Is REI realistic for a service member?

20 Replies

Hi all!

I am an active duty Marine who has been in for 7 years so far. Although I am a Marine, I am also an entrepreneur at heart, and I am always brainstorming how to be my own boss. One of my goals is to build up a real estate company by investing in rental properties. The intent is to acquire as many properties as I can before I get out of the Marine Corps, and even then, continue to buy more.

Of course moving around every few years comes with the job. I was wondering if any of you have some insight as to if this is a realistic goal...I bought my first house in Rochester, NY for my family and I with the intent of renting it out when I move in a couple of years. I would like to buy another property to get 2 under my belt while still in NY. 

I would like to purchase a house every time I move duty stations to build my portfolio. Is it realistic to be a serious investor while frequently being "out of pocket" training or deployed or simply just in another state?

Thank you all for your responses.

Very Respectfully,


Hey Alex, have you considered investing in residential multifamily (2-4 units)? At least if you leave an area you have 2-4 units instead of just one. As you begin to scale it may become challenging to manage properties in various areas with different property managers. It may become a lot to keep up with. 

Have you considered focusing in on a few markets for out of state investing? That may be your best best as it allows for you to build a team and some kind of foundation in an area. 

There is no right or wrong answer here, it really drills down to your long term goals.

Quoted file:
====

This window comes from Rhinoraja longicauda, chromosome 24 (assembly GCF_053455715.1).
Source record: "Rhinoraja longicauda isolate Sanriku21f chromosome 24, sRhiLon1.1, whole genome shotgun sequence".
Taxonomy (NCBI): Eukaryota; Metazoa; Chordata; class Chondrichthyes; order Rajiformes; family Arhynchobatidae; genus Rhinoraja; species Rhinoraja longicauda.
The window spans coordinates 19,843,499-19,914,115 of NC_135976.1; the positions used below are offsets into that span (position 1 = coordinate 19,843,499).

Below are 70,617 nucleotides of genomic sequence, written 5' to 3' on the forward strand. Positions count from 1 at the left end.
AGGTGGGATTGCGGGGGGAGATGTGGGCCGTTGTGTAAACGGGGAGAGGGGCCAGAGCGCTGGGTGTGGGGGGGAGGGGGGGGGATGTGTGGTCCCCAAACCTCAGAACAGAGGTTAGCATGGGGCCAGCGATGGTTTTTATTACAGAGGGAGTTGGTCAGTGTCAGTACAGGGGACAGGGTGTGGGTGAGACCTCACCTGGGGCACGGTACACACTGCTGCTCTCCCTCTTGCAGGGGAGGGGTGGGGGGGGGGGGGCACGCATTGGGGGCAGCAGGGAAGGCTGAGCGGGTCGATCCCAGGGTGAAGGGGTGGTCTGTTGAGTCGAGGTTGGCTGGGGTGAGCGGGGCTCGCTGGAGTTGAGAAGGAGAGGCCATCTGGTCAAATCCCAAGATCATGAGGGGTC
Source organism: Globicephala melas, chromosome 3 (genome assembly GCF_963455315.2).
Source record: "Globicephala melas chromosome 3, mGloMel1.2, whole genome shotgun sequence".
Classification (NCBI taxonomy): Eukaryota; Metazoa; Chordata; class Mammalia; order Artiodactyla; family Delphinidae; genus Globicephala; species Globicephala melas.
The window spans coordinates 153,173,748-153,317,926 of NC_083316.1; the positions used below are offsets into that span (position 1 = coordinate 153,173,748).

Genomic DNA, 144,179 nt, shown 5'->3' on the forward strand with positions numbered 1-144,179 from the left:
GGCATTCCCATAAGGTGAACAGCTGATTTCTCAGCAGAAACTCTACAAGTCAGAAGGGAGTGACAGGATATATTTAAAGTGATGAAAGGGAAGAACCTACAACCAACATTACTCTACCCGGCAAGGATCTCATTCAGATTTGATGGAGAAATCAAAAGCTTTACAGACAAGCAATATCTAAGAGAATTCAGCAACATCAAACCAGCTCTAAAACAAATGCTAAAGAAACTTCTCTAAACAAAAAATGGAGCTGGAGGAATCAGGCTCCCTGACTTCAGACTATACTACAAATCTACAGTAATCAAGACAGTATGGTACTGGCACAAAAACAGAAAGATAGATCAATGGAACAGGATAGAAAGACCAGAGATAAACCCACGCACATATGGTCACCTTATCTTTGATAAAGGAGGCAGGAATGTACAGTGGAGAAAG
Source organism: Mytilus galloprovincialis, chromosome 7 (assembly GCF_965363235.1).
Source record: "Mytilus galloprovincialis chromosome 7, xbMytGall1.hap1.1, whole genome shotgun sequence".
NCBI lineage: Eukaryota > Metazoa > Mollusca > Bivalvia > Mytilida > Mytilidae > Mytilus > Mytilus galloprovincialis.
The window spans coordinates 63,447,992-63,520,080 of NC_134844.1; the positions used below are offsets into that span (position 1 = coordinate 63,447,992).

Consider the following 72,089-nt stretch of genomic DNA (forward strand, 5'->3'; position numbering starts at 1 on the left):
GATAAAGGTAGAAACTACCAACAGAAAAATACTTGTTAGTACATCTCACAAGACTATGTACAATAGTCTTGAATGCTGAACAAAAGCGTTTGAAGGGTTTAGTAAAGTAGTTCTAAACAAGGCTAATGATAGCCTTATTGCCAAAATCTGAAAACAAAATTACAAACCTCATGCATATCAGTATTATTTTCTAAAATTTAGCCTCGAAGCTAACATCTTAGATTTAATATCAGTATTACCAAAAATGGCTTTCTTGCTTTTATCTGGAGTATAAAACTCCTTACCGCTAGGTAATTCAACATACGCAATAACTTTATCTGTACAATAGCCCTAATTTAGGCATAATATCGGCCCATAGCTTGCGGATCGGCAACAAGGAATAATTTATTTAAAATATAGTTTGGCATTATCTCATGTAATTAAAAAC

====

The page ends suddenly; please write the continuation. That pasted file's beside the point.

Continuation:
@Alex Martens it is entirely possible and highly encouraged! I recommend you check out @David Pere and his Military Millionaire podcast, YT channel, IG, FB page, he also has a REI Mastermind group, and he is an active duty Devil Dog himself. There are a ton of resources out there for service members and REI. @Michael Glaspie has a podcast called 'Military Cashflow' There's also the Active Duty Passive Income platform. 

So yes, it is doable. 

The answer is definitely yes. Jeremy posted a couple of great recommendations. One of my business partners started investing when he was active duty and did very, very well. He had a substantial portfolio by the time he was honorably discharged.

There are many options open to you. Syndications, turnkeys, and lending are very common for busy professionals who are not able to actively manage their investment portfolio. Only you know how often you'll be unavailable and for how long.

Just keep putting one foot in front of the other. Join Active Duty Investor groups. Join online meetups. Meet people who have accomplished exactly what you want to accomplish (they're out there!)

@Alex Martens yessir! Extremely doable. That is how I started and with a great team behind me, strong focus, and clarity, with a little luck, I was able to achieve financial freedom in 3 years before I separated from the military.